Baseball season is about to start, and not a single Dodger game is slated to be broadcast on free local TV. It doesn't get much better with radio, where Vin Scully will call only a few innings of some games.
And yet, things are still looking up for L.A. baseball fans, we're told. That's because Time Warner Cable, which distributes the Dodgers-owned SportsNet LA that covers the team's game, has lowered its asking price for the channel in an effort to end the local blackout of all but 1.8 million Southern California pay-TV customers.
Readers aren't mollified. As of Friday, not a single one wrote to The Times to express relief at the possibility of the Dodgers finally appearing on TV. Her are some of their letters.
Bart Braverman of Los Angeles wants the Dodgers on TV to be free:
Broadcast sports is like a mother's love: It should always be there, unconditional and free of charge.
What if you mother suddenly imposed a charge for a hug? Not a big charge, maybe a quarter. Everybody's got a quarter. But bit by bit the charge goes up until you find yourself having to choose between lunch with friends and a hug from Mom.
This is a capitalist society. I get that — everyone wants to build a better mousetrap and sell it. If you want to see a ballgame in person you have to buy a ticket. But when unbridled greed becomes a standard of behavior, we all lose.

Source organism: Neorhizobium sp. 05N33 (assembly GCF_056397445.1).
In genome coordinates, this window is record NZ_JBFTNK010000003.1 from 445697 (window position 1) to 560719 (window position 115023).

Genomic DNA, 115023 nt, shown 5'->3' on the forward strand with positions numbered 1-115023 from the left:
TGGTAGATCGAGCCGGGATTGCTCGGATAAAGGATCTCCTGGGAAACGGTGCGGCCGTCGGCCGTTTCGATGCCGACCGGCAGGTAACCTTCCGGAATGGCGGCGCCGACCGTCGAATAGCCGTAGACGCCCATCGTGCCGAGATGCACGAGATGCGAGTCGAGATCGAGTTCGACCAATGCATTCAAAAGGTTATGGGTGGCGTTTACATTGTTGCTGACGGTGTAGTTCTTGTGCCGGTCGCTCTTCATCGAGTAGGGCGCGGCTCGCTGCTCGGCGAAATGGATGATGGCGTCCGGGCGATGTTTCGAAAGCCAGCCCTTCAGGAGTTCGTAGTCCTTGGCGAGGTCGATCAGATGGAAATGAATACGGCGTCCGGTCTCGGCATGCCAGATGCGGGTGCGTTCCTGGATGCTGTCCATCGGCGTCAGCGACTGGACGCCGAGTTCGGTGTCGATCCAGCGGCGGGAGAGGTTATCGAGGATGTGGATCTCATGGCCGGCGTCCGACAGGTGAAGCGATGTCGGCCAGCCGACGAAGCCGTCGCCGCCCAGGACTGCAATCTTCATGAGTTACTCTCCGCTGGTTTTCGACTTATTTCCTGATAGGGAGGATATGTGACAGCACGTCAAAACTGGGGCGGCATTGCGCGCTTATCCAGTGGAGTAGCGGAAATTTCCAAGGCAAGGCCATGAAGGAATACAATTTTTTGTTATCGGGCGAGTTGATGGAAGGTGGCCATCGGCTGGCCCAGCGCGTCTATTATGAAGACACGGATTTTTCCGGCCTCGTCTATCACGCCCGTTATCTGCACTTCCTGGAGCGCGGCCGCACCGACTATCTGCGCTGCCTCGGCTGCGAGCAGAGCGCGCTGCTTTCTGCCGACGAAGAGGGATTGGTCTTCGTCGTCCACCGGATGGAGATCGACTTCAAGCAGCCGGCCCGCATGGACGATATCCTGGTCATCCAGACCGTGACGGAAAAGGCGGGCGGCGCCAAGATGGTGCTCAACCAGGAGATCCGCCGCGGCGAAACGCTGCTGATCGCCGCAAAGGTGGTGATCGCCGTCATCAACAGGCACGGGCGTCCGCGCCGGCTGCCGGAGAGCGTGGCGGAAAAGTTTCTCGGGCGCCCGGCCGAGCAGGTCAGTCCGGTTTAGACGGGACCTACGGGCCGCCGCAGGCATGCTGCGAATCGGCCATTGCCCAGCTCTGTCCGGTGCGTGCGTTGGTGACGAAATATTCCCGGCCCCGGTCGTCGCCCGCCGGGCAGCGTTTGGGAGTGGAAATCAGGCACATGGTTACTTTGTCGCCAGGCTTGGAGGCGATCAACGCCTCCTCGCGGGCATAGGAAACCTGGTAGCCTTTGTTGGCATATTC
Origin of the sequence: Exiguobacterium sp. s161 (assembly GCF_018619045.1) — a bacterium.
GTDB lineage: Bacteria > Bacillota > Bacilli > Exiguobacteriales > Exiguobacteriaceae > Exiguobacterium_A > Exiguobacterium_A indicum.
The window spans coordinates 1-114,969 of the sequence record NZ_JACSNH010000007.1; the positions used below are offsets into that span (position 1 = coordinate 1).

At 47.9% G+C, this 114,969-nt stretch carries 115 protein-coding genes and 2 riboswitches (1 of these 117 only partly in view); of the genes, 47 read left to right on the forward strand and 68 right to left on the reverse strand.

Santa Barbara resident David Carlberg notes the bait-and-switch being used to lure cable companies:
I had to chuckle when I read about the discount deal Time Warner Cable is offering other pay TV companies to carry Dodger games. That the deal is temporary reminded me of the TV ads cable companies shower us with.
They'll say "$29.95 a month," and in fine print that almost exceeds the resolution of the TV screen, "for the first six months."
It seems Time Warner Cable is using the same flim-flam on other cable companies that the companies use on potential customers.
James King of Covina doesn't want to subsidize TV for baseball fans:
Thank you for mentioning the non-Dodger fan who would be asked to subsidize the Dodger fan in your editorial on Thursday, even though you didn't get around to mentioning us until the next-to-last paragraph.
All of the news coverage focuses on the Dodger fan being denied his beloved baseball. The non-Dodger fan who is being asked to subsidize the Dodger fan is seldom mentioned.
If Time Warner Cable believes that the Dodger fan is so interested in watching the game, why doesn't it agree to the channel being carried as a premium channel and letting the fans pay the true cost of providing their entertainment? It is bad enough that the price of everyday goods is inflated by the excessive cost of advertising products during sporting events.